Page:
Tag Archives: banks

BIG CHANGES AS OF OCTOBER 3, 2015

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A FEW THINGS YOU MUST KNOW BEFORE BUYING OR SELLING A HOME!

In an effort to empower and protect consumers when purchasing a home with a mortgage, the Dodd-Frank Wall Street Reform and Consumer Protection Act directed the Consumer Financial Protection Bureau (CFPB) to integrate mortgage loan disclosures.  What you must know is that on October 3, 2015 “TRID” was implemented.  TRID is an acronym for TILA/RESPA Integrated Disclosure.  (TILA – Truth in Lending Act, RESPA – Real Estate Settlement Procedures Act) Confused yet?  Let me explain briefly what this is, and what it means to you if you or someone you care about will be buying or selling a home in the near future.

TRID is being affectionately called “Know Before You Owe”.  The intent is have processes in place whereby lenders must disclose all fees and terms of loan within a certain time frame, and to give buyers an opportunity to shop the terms of the loan.  I recently attended a 3 hour CE class on this topic and the take away is that these new government regulations will significantly impact the way we have done business in the past.  Most notably, the typical timelines in a real estate contract, especially the closing and possession dates, will most certainly be impacted.  It would appear that the days of a 30 day closing are a thing of the past.  I have spoken with several top lenders and closing attorneys around town, and while most seem to have processes already in place to deal with these new regulations, no one really knows for certain what the impact will be.

One thing IS certain, is it absolutely imperative that if you are buying or selling a home that you partner with a real estate professional who is knowledgeable on this topic and who can refer you to the lenders, closing attorneys, and other partners in the real estate transaction who can guide you best.   The CFPB means business, and you do not want to engage in real estate contract until you have the facts on how you may be impacted, whether you are on the buying or selling side of the transaction.

For more information on TRIDhttp://www.consumerfinance.gov/know-before-you-owe

Dodd Frank

http://www.cftc.gov/idc/groups/public/@swaps/documents/file/hr4173_enrolledbill.pdf

Consumer Financial Protection Bureau

http://www.consumerfinance.gov/

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What about those foreclosures still on the books…

Windows of Opportunity Beginning to Close for Sellers

We have suggested that sellers who need to sell within the next 18 months had a ‘window of opportunity’ to sell at higher prices. They needed to put their houses up for sale immediately before a flood of distressed properties were introduced to the market. This window is beginning to close. The paperwork challenges faced by banks that caused a delay in the foreclosure process over the last ten months are starting to clear. It seems that these houses are now coming to the market.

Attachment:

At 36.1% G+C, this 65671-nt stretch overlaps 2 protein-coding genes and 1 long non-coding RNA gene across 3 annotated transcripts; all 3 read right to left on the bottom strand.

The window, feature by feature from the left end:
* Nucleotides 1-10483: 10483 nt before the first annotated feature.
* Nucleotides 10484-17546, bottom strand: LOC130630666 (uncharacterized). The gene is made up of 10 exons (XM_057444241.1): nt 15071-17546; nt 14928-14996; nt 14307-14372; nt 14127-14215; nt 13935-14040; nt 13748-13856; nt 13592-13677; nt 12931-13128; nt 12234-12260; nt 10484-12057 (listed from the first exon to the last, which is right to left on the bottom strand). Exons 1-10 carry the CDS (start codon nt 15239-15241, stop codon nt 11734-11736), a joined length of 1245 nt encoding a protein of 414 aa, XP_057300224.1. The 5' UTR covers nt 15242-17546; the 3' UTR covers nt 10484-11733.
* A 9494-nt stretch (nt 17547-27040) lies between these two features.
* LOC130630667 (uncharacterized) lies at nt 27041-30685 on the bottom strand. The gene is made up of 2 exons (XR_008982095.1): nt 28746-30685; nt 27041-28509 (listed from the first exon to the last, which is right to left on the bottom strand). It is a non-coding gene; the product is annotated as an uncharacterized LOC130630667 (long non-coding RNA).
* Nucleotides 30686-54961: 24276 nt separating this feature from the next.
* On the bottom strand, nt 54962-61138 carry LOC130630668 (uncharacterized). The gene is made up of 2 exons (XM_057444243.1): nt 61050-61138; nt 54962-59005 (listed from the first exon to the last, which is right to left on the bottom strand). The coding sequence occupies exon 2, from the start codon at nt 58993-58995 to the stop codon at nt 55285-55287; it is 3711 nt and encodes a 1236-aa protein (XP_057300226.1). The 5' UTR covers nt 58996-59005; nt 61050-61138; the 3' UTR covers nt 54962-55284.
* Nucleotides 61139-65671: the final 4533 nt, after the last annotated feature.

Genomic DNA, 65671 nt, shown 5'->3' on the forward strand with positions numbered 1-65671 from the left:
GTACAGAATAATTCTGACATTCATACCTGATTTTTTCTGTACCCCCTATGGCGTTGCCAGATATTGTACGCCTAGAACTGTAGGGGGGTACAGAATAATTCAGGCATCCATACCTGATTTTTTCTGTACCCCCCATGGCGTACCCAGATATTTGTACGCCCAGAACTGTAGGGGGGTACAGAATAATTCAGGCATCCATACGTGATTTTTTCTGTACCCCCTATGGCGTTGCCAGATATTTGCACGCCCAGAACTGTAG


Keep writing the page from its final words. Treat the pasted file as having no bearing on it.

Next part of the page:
RealtyTrac reported in their September Foreclosure Report:

“Default notices were filed for the first time on a  total of 78,880 U.S. properties in August, a nine-month high and a 33 percent  increase from July — the biggest month-over-month increase since August 2007.”

James Saccacio, chief executive officer of RealtyTrac explained:

“The big increase in new foreclosure actions may be a signal that lenders are starting to push through some of the foreclosures delayed by robo-signing and other documentation problems. It also foreshadows more bank repossessions in the coming months as these new foreclosures make their way through the process.”

Diana Olick, of CNBC’s Realty Check quoted a spokesperson for Bank of America:

“ Strong gains like that from July to August demonstrate our progress – primarily in judicial states — clearing more volume to advance to foreclosure once we pass the numerous quality controls we have in place and exhaust all options with homeowners.”

The impact will be felt from coast to coast. New Jersey Superior Court Judge Mary Jacobson recently cleared the way for the top banks to resume foreclosures in the state. The impact this will have on the number of distressed properties can be clearly seen in these statistics reported by Housing Wire:

“In October, New Jersey had the 24th highest foreclosure rate in the country, with servicers filing roughly 5,200 foreclosures that month, according to RealtyTrac. By July, the Garden State’s foreclosure rate dropped to 42nd with just 1,112 filings last month.”

ForeclosureRadar, which handles research in California, Oregon, Washington, Arizona and Nevada, last week reported:

“Foreclosure starts rose in every state.”

Bottom Line

If you currently are selling your home, price it to compel a buyer to purchase it now. Waiting will cause you to compete with an increased number of distressed properties which sell at dramatically discounted prices.

 

SOURCE: KCM Blog